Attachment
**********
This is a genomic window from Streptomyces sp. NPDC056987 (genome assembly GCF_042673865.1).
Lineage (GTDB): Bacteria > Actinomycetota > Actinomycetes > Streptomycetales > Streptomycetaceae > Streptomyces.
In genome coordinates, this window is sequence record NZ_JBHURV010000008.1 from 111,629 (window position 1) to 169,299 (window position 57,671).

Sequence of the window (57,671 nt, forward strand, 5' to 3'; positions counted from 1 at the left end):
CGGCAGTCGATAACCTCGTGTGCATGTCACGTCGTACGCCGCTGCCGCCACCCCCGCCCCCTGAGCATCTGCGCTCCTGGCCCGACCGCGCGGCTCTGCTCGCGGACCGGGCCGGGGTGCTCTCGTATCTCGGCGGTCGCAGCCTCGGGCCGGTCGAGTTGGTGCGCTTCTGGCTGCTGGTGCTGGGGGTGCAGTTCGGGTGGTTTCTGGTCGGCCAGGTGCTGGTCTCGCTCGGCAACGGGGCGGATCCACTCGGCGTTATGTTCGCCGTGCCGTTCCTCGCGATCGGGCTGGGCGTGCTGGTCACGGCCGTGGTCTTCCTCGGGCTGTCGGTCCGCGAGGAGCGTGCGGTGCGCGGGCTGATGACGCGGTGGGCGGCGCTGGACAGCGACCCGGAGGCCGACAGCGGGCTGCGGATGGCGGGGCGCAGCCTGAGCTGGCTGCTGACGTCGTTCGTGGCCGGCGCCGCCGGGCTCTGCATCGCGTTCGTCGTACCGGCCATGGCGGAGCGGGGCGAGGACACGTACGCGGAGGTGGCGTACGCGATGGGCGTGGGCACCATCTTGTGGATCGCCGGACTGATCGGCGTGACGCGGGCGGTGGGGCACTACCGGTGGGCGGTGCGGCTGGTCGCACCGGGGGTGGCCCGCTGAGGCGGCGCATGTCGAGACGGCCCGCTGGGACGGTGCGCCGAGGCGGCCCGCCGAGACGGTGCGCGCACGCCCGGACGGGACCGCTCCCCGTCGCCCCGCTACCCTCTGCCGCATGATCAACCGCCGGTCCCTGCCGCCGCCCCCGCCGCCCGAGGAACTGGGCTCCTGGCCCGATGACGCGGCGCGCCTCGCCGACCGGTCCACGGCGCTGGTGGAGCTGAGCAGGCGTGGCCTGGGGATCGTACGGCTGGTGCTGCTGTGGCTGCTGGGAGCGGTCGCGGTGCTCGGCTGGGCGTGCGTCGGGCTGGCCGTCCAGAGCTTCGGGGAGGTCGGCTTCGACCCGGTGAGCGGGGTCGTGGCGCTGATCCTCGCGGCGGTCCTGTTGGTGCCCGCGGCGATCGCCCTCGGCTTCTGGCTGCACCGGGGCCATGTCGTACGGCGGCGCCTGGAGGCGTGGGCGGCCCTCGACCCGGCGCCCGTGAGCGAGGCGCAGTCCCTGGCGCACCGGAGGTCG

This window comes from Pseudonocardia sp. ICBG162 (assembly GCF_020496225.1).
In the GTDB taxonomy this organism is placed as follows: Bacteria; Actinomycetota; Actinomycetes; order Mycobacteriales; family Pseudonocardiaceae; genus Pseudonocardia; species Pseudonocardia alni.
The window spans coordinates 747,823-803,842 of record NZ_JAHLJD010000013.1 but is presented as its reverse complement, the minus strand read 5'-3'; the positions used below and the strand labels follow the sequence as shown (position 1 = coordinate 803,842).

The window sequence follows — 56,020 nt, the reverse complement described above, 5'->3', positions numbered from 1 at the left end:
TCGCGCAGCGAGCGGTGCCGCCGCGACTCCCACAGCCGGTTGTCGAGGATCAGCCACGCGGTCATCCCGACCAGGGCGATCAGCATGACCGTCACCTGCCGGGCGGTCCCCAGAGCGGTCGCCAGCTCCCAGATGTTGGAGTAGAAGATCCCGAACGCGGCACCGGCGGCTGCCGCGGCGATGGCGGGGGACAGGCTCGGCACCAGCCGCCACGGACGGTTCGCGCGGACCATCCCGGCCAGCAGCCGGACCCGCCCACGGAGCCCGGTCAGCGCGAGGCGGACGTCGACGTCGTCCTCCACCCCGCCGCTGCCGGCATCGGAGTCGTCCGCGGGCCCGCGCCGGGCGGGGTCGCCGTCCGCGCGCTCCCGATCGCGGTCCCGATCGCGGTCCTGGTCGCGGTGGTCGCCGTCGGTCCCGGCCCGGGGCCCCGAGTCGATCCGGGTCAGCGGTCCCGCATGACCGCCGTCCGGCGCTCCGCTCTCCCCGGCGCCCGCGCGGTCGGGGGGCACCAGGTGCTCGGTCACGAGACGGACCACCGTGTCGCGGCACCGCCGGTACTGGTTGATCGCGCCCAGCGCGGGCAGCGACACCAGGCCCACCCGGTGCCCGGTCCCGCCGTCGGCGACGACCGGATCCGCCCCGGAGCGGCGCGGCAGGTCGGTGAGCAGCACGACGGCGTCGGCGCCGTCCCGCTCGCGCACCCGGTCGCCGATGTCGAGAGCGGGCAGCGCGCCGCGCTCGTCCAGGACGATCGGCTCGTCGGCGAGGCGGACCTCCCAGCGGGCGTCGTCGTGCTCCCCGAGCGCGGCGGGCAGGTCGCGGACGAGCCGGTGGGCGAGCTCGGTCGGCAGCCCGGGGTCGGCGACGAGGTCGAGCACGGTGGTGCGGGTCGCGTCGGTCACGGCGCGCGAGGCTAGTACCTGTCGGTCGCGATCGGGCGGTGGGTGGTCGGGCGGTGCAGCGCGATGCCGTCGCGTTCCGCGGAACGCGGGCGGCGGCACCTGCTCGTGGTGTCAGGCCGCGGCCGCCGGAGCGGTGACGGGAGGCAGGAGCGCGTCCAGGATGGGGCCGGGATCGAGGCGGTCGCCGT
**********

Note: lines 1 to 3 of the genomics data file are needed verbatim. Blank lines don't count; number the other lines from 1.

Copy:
This is a genomic window from Streptomyces sp. NPDC056987 (genome assembly GCF_042673865.1).
Lineage (GTDB): Bacteria > Actinomycetota > Actinomycetes > Streptomycetales > Streptomycetaceae > Streptomyces.
In genome coordinates, this window is sequence record NZ_JBHURV010000008.1 from 111,629 (window position 1) to 169,299 (window position 57,671).